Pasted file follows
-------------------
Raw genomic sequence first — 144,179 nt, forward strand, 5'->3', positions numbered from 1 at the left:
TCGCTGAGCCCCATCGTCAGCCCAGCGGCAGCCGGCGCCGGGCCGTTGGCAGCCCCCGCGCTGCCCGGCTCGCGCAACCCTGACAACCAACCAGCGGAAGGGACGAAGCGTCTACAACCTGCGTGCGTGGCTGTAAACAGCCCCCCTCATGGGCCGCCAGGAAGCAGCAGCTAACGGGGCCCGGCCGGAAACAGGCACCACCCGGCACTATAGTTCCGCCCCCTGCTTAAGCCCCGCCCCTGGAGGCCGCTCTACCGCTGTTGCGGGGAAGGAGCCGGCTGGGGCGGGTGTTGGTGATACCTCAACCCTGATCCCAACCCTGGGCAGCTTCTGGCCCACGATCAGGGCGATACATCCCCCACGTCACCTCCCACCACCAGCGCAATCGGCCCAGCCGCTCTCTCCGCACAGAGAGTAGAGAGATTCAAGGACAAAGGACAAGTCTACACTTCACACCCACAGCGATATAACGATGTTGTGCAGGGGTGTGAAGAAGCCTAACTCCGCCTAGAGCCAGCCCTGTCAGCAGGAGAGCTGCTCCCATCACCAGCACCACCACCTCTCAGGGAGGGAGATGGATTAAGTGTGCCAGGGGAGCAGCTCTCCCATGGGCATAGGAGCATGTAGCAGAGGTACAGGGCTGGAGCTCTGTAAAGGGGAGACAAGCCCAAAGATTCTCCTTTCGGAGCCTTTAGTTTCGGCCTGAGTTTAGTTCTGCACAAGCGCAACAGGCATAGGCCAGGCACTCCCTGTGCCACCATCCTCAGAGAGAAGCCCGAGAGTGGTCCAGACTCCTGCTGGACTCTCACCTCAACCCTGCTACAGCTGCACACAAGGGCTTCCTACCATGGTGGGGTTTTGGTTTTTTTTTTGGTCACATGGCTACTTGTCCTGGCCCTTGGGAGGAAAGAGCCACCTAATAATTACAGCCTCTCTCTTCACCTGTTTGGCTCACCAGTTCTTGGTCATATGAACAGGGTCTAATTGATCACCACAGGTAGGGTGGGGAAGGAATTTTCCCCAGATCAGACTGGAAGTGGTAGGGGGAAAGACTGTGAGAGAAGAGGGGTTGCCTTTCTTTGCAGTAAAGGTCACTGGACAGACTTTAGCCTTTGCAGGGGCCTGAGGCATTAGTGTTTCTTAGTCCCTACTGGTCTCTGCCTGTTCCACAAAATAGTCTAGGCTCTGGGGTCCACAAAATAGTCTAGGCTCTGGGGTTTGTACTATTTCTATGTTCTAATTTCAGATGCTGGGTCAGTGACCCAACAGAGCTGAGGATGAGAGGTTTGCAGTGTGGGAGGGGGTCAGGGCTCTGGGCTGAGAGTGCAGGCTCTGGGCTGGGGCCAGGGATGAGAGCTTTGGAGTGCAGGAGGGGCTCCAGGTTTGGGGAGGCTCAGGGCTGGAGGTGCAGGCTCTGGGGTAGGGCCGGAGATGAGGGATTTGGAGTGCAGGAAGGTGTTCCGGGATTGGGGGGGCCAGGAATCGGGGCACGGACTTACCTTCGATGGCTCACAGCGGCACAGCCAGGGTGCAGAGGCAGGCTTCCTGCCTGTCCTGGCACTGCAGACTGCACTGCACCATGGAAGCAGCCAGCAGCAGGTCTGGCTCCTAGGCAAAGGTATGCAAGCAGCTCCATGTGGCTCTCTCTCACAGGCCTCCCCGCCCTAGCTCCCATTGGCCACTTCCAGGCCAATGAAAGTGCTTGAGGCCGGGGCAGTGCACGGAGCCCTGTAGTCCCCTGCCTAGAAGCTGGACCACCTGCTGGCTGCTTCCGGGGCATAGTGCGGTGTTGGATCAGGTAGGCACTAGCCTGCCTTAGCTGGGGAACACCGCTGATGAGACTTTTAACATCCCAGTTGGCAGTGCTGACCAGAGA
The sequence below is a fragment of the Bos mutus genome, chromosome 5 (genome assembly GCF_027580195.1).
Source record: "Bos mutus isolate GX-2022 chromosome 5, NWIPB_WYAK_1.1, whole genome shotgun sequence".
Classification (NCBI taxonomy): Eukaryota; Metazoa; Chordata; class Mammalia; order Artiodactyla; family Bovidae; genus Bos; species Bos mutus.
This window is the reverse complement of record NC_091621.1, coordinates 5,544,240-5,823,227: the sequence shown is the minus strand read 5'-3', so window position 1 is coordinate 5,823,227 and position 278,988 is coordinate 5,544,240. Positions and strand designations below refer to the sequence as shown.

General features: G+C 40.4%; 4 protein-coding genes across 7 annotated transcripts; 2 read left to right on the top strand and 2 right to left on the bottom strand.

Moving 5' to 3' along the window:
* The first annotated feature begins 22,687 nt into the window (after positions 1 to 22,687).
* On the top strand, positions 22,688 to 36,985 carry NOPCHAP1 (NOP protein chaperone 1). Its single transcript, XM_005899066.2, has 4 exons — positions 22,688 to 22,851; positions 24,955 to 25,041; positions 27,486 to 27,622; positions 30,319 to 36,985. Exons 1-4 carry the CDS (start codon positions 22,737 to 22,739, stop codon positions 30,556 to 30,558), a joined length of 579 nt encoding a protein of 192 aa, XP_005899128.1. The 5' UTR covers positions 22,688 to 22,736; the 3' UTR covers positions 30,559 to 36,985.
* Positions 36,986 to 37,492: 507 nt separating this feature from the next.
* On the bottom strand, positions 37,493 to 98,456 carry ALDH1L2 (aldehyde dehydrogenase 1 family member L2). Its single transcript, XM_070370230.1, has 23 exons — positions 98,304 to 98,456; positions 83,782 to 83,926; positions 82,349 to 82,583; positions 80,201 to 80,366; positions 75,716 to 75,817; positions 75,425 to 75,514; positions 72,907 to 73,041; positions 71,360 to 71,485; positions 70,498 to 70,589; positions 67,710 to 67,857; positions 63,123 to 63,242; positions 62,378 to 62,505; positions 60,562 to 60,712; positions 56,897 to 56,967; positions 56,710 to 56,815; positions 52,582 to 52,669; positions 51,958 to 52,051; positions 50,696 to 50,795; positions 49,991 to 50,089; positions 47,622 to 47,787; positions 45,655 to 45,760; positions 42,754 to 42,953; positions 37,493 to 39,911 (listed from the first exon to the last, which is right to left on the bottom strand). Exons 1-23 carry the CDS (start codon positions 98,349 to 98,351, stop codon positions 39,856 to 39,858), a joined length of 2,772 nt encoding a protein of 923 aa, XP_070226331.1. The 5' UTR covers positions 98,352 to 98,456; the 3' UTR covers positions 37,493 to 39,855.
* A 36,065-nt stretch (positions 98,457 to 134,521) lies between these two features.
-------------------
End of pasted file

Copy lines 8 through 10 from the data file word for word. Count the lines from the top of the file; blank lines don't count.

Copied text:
Moving 5' to 3' along the window:
* The first annotated feature begins 22,687 nt into the window (after positions 1 to 22,687).
* On the top strand, positions 22,688 to 36,985 carry NOPCHAP1 (NOP protein chaperone 1). Its single transcript, XM_005899066.2, has 4 exons — positions 22,688 to 22,851; positions 24,955 to 25,041; positions 27,486 to 27,622; positions 30,319 to 36,985. Exons 1-4 carry the CDS (start codon positions 22,737 to 22,739, stop codon positions 30,556 to 30,558), a joined length of 579 nt encoding a protein of 192 aa, XP_005899128.1. The 5' UTR covers positions 22,688 to 22,736; the 3' UTR covers positions 30,559 to 36,985.